Wednesday, December 31, 2008
I grew up sleeping in the same bed as my great-grandmother. She spoke French and broken English, couldn't walk and scooted around the house on her bottom so she wouldn't face the indignity of a wheelchair. I loved her deeply, particularly when she woke me up the middle of the night to watch professional wrestling, a great passion of hers. Below our bed rested her bedpan, the color of urine itself. It was emptied once a day so the smell of urine permeated the room. I never thought much of it until recently when I was forced to use bedpans myself for my hospital stay. The colors had changed -- most were pink or blue, but in my mind, I saw that first bedpan of my life and thought about thought about how my great-grandmother never complained about it.
I was too sick to complain about my bedpans. The surgery I underwent is called the washout which means that the doctors take all your organs out, wash the stomach cavity in saline, wash your organs in saline, and then put them back. I couldn't so much as imagine walking to the bathroom so there you have it. I got to the point where I could talk to almost anyone while on the bedpan and even in a particularly surreal moment while covered with a sheet, a priest came in before the aide took away the pan and offered me communion. So there I was with the host in my mouth, thinking about my sins and healing while sitting on a pan of my urine. It doesn't get much more real than that, I'm afraid. And while I usually hate New Year's Eve, this one doesn't seem so bad. I'm thankful for the little things, like using a regular bathroom and walking. I'm thankful for the new year, glittering before me like a fabulous mirage, one day and then another, money before you spend it, all possibility, no regret.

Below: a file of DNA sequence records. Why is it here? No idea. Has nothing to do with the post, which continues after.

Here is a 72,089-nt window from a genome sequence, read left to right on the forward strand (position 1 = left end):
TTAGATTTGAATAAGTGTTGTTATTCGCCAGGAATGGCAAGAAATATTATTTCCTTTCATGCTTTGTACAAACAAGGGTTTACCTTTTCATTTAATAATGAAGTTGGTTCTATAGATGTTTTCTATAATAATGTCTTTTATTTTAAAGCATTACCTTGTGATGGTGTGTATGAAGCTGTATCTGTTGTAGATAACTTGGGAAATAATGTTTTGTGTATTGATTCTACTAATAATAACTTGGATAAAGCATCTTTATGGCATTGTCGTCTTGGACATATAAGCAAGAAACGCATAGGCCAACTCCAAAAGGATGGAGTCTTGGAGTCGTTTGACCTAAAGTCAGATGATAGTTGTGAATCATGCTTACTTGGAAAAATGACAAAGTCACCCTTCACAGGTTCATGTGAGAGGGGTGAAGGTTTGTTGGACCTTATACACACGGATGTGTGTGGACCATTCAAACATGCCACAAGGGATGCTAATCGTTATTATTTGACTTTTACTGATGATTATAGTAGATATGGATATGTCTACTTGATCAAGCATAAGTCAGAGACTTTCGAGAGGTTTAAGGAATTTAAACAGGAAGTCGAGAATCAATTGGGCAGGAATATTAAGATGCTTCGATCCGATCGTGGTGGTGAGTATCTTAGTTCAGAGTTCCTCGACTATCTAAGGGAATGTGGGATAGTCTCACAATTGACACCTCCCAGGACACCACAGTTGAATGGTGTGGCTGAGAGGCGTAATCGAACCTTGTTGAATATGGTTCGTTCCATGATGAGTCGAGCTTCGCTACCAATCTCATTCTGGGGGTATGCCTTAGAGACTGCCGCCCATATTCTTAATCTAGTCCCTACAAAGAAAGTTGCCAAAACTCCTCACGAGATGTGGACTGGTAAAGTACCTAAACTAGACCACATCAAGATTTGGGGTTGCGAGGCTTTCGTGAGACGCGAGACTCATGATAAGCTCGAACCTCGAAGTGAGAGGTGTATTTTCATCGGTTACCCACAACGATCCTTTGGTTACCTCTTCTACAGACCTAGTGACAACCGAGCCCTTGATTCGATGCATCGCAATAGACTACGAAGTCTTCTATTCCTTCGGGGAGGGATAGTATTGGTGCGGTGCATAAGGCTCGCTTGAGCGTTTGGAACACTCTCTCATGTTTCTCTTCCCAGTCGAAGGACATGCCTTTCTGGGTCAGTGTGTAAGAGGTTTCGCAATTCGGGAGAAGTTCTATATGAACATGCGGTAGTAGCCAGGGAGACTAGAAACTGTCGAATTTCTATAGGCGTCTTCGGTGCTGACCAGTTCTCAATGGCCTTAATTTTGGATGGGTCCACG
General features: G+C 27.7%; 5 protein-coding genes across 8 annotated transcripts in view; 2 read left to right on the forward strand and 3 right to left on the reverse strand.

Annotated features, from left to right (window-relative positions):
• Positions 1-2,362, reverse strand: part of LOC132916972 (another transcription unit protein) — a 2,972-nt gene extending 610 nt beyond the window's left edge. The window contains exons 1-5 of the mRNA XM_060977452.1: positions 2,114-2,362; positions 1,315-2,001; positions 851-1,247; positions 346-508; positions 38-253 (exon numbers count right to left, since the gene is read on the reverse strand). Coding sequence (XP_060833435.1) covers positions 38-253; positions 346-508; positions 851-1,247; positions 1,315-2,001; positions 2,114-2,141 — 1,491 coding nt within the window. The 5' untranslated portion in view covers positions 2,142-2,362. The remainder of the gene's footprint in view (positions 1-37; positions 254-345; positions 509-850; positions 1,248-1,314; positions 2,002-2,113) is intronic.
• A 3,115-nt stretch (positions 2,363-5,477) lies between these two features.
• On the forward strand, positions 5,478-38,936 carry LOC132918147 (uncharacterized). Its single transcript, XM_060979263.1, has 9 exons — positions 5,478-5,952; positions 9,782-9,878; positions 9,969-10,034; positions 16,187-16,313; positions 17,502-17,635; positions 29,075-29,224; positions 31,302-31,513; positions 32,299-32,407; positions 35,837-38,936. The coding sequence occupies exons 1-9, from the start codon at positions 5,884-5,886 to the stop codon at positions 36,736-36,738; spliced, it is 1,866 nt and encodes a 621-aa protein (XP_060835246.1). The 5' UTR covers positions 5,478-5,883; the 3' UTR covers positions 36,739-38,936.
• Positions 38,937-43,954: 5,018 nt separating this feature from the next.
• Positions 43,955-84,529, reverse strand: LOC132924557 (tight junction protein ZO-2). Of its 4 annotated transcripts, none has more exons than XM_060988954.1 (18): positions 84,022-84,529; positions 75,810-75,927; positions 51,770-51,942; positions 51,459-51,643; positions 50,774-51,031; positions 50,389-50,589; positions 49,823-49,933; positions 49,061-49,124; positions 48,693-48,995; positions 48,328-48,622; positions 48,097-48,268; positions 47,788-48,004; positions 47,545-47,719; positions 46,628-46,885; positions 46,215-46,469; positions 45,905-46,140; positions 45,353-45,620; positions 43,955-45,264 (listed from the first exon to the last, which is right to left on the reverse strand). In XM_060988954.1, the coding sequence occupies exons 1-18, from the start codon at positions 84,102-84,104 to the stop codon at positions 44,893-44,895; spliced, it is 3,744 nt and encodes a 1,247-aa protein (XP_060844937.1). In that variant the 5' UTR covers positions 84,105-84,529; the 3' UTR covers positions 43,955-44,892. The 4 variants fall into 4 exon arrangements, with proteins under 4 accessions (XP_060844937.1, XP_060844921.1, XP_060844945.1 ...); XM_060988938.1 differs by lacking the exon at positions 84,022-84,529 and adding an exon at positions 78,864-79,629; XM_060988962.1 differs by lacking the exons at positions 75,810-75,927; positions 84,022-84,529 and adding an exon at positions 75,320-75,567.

Michelle's Spell of the Day
"May all your troubles last as long as your New Year's resolutions." Joey Adams
Drinking memoir suggestion: Wishful Drinking Carrie Fisher
Benedictions and Maledictions
Happy New Year's Eve!